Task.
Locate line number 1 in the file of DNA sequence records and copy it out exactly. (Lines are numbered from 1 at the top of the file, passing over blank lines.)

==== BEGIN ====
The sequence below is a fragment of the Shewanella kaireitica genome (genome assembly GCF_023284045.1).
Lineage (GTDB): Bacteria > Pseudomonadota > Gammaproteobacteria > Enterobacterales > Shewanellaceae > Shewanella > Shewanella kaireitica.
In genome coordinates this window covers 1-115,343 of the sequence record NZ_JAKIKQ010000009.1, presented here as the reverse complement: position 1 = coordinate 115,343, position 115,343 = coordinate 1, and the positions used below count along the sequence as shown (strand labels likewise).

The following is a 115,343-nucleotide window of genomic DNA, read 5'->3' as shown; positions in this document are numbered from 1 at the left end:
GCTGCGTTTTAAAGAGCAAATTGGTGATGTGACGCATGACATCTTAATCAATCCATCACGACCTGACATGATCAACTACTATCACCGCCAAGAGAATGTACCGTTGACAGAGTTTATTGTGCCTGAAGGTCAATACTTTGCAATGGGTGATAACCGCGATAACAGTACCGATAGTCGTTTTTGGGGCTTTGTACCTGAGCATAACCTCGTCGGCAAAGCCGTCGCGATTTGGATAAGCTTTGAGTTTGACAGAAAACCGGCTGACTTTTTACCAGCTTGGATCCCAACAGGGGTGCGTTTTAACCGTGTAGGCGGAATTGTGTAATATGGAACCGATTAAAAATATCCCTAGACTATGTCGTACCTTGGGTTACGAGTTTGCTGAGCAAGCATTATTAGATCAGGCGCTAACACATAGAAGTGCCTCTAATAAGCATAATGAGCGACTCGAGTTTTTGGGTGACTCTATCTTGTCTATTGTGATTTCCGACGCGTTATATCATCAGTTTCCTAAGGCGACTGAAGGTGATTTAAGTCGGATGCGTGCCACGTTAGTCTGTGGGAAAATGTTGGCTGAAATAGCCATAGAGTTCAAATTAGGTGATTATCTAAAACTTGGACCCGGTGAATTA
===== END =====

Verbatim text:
The sequence below is a fragment of the Shewanella kaireitica genome (genome assembly GCF_023284045.1).